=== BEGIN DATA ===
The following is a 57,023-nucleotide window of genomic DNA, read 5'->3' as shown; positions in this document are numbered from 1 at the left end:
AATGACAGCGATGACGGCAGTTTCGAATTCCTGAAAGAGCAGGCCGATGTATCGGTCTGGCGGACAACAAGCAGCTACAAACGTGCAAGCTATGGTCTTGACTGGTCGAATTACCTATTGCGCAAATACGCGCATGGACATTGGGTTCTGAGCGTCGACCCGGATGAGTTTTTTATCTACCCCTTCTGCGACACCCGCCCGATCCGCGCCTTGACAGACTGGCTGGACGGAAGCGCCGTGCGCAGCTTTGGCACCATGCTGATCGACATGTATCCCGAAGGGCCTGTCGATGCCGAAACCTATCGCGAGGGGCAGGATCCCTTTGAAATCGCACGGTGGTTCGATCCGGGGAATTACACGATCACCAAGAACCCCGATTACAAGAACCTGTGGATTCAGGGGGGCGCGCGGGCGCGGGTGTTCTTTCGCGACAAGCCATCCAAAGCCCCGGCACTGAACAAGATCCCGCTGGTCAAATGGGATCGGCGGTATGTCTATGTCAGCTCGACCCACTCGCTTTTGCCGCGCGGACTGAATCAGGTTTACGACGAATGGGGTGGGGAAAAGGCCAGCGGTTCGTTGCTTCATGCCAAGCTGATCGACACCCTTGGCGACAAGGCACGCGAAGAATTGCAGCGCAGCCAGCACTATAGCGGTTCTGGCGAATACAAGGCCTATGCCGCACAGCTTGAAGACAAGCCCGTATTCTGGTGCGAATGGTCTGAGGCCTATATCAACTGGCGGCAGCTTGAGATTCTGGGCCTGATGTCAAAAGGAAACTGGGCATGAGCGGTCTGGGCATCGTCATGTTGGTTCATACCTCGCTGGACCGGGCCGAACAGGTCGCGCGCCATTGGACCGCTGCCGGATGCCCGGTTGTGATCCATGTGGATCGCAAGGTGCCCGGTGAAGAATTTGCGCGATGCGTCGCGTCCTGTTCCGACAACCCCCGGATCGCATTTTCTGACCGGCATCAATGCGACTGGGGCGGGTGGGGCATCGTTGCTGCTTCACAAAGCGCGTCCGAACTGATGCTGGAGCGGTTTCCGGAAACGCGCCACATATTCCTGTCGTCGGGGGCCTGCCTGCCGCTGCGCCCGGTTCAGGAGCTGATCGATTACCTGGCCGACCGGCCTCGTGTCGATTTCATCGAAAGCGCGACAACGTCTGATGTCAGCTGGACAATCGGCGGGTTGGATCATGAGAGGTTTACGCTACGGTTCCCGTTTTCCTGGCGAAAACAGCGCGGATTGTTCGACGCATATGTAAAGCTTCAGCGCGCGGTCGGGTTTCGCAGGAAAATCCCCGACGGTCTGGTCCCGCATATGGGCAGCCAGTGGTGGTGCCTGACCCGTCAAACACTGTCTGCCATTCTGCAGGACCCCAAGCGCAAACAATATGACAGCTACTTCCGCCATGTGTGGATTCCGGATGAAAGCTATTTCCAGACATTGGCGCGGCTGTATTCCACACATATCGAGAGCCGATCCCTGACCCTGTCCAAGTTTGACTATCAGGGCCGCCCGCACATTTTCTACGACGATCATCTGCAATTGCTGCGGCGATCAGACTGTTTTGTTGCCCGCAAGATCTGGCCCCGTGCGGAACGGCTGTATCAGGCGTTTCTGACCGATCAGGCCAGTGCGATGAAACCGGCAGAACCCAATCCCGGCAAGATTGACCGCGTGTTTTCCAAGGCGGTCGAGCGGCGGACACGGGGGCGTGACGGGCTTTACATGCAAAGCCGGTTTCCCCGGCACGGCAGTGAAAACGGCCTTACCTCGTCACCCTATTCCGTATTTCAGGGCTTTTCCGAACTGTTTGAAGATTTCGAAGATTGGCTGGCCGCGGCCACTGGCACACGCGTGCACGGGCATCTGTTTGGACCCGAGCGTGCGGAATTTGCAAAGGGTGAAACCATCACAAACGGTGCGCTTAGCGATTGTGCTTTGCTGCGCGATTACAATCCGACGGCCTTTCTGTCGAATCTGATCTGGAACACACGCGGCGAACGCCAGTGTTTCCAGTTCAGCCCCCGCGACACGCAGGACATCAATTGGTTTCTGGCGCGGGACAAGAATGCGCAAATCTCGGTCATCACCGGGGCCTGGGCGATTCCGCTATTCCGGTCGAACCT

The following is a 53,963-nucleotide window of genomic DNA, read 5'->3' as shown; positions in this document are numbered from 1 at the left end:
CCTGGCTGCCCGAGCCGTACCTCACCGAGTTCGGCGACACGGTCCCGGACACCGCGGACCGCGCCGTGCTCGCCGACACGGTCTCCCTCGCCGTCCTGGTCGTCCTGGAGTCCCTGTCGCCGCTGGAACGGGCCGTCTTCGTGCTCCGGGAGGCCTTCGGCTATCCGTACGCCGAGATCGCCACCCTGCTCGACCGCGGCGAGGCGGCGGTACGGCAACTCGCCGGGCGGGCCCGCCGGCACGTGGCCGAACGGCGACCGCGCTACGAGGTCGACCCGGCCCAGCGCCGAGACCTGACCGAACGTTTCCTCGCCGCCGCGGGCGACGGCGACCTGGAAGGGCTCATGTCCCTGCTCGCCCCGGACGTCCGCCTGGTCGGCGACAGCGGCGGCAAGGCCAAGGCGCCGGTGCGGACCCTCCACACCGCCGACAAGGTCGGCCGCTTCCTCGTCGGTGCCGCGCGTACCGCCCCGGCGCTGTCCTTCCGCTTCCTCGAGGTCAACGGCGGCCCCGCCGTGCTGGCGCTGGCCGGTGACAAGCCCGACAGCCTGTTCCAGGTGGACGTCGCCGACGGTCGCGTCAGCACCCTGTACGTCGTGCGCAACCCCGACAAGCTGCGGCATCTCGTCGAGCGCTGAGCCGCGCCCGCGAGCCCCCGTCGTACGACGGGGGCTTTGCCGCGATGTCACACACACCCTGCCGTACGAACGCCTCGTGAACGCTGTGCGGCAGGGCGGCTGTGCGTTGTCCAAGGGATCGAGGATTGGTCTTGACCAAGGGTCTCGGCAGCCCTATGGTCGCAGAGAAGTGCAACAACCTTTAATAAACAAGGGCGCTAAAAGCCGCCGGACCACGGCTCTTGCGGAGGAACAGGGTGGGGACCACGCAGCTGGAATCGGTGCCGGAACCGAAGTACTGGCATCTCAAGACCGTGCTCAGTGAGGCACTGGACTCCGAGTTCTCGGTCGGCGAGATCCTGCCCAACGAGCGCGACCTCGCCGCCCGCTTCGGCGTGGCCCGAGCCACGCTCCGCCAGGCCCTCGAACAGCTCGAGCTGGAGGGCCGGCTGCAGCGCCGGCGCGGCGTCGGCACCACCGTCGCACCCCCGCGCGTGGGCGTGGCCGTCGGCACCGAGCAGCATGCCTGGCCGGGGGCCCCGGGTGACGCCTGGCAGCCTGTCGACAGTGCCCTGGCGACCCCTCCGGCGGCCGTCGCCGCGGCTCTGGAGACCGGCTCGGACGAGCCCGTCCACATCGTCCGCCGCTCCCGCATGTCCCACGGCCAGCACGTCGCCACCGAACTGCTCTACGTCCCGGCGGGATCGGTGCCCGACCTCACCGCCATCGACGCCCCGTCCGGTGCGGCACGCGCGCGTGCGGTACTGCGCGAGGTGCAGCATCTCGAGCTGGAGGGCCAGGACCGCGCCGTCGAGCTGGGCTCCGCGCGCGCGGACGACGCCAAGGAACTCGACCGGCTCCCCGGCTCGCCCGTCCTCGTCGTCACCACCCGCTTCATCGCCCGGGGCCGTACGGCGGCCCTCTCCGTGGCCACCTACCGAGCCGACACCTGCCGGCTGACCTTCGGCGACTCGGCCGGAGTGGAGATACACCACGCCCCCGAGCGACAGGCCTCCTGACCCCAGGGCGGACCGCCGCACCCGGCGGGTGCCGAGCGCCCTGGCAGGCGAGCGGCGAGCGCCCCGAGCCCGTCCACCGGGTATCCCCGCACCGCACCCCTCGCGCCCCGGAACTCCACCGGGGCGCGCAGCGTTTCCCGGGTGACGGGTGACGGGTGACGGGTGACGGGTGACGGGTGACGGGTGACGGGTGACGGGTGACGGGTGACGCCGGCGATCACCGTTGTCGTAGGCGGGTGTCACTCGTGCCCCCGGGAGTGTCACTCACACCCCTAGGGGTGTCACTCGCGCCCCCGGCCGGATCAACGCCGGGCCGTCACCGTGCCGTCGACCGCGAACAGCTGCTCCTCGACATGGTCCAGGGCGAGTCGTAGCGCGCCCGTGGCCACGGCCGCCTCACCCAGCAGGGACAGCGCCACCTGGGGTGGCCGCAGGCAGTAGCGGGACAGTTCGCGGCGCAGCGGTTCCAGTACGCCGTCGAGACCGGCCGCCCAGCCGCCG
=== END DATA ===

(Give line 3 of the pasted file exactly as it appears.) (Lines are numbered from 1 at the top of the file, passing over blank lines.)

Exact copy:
The following is a 53,963-nucleotide window of genomic DNA, read 5'->3' as shown; positions in this document are numbered from 1 at the left end: